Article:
Growing Tips for Aldrovanda

Growing Tips for Aldrovanda

Aldrovanda vesiculosa Aldrovanda vesiculosa.jpg Aldrovanda

Water Wheel Plant - Aldrovanda vesiculosa

Soil: peaty water with dead leaf litter 
Container: shallow water filled tub or aquarium
Watering: aquatic, submerged growing CP
Light: full to part sun to dappled shade
Temperature: warm summer, cool winter, tolerates frost
Humidity: 100%, submerged aquatic
Location: garden bog pool, windowsill, aquarium, greenhouse
Dormancy: yes, forms turion for temperate varieties.  red tropical form does not require dormancy

Habitat
    The Waterwheel Plant, Aldrovanda vesiculosa, is native to the bog pools of Africa, Asia, Australia, and Europe.  It grows submerged in acidic, peaty water that is low in nutrients, but rich in dead leaf litter.  The typical climate is warm temperate.  The mean summer water temperature is 80°F (27°C) and the mean winter water temperature is 40°F (4°C) with water temperature ranges between 35-90°F (2-32°C).  Air temperatures can range from 20°-105°F (-7-40°C). Companion Carnivorous Plants include Utricularia inflata and other Utricularia species.  The wetland is typically open and sunny.
Culture
    Aldrovanda is a moderate to challenging aquatic Carnivorous Plant to grow.  It does best in a large tub or tank, 30 gallons or more, but even better in an outdoor bog pool.  Add a 1-3” (2-8cm) layer of peat moss and leaf litter to the water.  This releases tannins into the water that is critical to good Aldrovanda growth and reduces algal growth.  Let the pool age for a week or more before introducing the Aldrovanda.  It is important to include emergent plants in pots such as Cattail, Pickerel Weed, Water Lilies or Arrowhead Plant. Salvinia and Azolla are a good floating companion plant and is easy to grow.  The leaf litter generated by these companion plants is essential to promote the growth of daphnia, protozoa and other aquatic “food.”  In addition these companion plants keep algae growth to a minimum during the warm growing summer months. Aldrovanda prefers the sunny, yet lightly dappled sunlight among these plants. A companion Carnivorous Plant such as Utricularia inflata will consume extra nutrients from the water and it is good practice to remove half of the Utricularia periodically to remove the excess nutrients from the pool.  The water can be a sphagnum peat slurry, with the Aldrovanda growing on the top.  If grown outdoors the pool should be deep enough so that the pool bottom is below the frost line, about 18”-24” (45-60cm) in many areas.  Aldrovanda prefers warm, partially sunny conditions among water lillies and reeds.  It is tolerant of slightly basic waters of pH 7-7.9, but definitely prefers more acid pHs between 5.0-6.8.  Aldrovanda needs free CO2 in the water, which is provided slowly and continuously by a nice peat/sand/leaf-litter bottom.  Its growth can benefit from a yeast-based CO2 generator, slowly bubbling the gas through the water. Dissolved O2 can be quite low. Good water chemistry and rich prey abundance are the two most critical factors for healthy culture.  Tadpoles, small fish and hervivorous snails can be pests, but the greatest threat is often filamentous algae.  Living Infusoria Culture can help control algae growth.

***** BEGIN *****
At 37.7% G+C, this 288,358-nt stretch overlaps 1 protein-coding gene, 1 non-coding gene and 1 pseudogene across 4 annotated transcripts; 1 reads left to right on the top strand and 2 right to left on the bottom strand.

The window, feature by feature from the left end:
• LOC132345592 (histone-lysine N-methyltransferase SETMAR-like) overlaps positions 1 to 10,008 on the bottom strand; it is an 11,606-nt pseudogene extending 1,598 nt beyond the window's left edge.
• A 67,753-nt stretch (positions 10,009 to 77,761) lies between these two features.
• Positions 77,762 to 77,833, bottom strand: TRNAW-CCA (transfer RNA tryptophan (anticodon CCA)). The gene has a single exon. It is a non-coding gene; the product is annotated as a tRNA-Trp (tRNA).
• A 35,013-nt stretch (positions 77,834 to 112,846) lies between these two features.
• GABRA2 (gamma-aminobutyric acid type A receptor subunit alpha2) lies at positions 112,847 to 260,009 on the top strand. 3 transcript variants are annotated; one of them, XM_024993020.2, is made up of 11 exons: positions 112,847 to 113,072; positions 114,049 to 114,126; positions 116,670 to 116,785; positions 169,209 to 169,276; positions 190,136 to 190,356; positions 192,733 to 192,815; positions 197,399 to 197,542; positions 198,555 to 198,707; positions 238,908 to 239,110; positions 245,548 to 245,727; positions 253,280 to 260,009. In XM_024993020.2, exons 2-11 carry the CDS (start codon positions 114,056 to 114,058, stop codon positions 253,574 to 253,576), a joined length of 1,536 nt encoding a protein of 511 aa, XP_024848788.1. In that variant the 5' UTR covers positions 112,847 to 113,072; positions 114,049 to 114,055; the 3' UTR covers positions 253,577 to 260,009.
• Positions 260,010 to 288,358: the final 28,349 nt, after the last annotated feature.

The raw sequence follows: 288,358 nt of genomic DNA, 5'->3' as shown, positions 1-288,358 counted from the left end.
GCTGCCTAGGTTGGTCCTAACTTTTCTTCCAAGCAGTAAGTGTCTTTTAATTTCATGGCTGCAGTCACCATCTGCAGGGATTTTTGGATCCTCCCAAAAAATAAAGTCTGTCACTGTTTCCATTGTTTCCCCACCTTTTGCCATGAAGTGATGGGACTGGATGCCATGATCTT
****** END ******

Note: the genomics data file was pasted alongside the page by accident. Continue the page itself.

Propagation
    Aldrovanda can be propagated from cuttings that are at least 3 nodes long.  Seeds can be slow and need steady conditons. Tissue Culture works well.
Dormancy
    Winter dormancy is required, except those from tropical habitats.  As day length and temperature diminish the plant will slow its growth and develop winter buds or turions at the plant tips.  These will drop off, sink and over-winter in the bottom of the pool.  The top of the pool may be ice covered, but the bottom should be deep enough so that the water does not freeze solid.  In early spring as the water warms, the turions will begin growth and the plants will float to the surface, often before other plants begin spring growth.  For indoor culture, the turions may be kept in a peat slurry in the refrigerator.
Feeding
    Aldrovanda’s traps are under water and quite small.  Their common “foods” are daphnia, mosquito wigglers, and protozoa.  Catching abundant prey is a significant growth factor. They do a marvelous job of attracting and catching prey all on their own when provided with an adequate supply.
Other Considerations
    Aldrovanda does not compete well with algae. Acidic peaty water and companion emergent plants will help reduce this problem by maintaining a strong infusoria culture.  Flowering requires prolonged, warmer temperatures around 90°F.  Aldrovanda can be grown on top of a peaty slurry as long as the plant stays wet.  On occasion the water level may go low in a pool or tub, but the Aldrovanda can survive extended periods if keep wet.  Consider growing Aldrovanda outdoors.  They can tolerate frost or a light freeze.  They grow exceedingly well in a bog pool in the yard.  They can devour mosquito wrigglers.

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